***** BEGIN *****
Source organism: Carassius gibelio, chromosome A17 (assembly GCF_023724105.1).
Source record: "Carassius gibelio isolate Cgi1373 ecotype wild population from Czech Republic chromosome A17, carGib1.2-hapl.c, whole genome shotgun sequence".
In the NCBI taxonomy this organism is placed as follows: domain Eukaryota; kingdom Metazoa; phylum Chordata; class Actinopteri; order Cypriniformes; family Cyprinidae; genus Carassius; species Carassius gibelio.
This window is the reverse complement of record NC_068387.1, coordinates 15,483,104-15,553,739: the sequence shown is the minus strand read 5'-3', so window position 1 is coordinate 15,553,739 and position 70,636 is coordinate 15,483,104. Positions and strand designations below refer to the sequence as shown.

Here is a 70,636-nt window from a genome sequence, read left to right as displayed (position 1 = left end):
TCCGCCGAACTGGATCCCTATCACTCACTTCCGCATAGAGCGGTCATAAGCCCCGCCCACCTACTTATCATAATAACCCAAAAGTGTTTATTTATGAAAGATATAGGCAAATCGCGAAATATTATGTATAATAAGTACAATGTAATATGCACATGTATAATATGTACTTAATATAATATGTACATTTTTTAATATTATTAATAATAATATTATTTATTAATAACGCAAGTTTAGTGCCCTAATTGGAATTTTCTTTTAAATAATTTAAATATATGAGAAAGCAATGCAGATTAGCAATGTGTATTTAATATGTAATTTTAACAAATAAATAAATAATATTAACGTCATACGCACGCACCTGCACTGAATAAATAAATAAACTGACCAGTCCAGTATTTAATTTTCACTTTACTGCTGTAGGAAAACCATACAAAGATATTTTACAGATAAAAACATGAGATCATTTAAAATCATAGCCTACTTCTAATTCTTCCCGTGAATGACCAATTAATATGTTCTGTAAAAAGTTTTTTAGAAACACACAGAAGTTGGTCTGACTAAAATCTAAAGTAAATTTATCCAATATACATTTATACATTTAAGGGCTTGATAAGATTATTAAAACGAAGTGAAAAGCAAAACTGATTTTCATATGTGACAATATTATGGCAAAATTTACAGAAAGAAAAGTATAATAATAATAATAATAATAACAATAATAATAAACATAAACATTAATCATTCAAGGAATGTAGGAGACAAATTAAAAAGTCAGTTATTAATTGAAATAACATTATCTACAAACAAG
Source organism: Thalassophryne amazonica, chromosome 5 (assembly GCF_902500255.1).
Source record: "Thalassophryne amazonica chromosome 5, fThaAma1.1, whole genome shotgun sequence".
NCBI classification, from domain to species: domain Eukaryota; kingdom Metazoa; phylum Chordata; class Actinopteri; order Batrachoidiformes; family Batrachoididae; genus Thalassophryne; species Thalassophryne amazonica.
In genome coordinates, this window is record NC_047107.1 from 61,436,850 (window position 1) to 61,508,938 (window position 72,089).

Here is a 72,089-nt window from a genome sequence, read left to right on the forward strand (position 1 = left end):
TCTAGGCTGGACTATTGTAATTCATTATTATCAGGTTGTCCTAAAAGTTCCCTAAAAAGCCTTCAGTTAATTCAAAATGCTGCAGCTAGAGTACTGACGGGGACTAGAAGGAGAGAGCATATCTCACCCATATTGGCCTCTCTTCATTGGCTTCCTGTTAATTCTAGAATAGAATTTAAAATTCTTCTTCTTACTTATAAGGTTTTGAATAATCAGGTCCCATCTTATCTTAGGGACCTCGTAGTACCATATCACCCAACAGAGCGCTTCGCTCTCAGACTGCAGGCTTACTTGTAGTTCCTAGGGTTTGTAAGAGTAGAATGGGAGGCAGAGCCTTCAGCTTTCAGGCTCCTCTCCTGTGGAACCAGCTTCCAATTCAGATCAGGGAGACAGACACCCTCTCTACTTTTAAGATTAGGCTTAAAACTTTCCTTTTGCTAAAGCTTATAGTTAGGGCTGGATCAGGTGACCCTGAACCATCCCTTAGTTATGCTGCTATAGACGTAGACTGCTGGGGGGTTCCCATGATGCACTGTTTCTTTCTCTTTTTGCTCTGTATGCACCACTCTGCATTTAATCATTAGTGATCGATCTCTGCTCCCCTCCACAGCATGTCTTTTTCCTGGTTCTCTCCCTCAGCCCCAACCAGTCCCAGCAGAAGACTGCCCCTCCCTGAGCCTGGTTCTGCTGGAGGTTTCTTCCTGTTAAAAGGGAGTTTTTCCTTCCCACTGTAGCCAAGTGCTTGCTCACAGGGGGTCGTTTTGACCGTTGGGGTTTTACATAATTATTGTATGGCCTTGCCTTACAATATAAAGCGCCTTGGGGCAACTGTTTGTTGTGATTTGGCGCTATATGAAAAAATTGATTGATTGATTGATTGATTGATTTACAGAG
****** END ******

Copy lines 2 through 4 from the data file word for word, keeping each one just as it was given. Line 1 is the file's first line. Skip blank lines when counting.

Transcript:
Source record: "Carassius gibelio isolate Cgi1373 ecotype wild population from Czech Republic chromosome A17, carGib1.2-hapl.c, whole genome shotgun sequence".
In the NCBI taxonomy this organism is placed as follows: domain Eukaryota; kingdom Metazoa; phylum Chordata; class Actinopteri; order Cypriniformes; family Cyprinidae; genus Carassius; species Carassius gibelio.
This window is the reverse complement of record NC_068387.1, coordinates 15,483,104-15,553,739: the sequence shown is the minus strand read 5'-3', so window position 1 is coordinate 15,553,739 and position 70,636 is coordinate 15,483,104. Positions and strand designations below refer to the sequence as shown.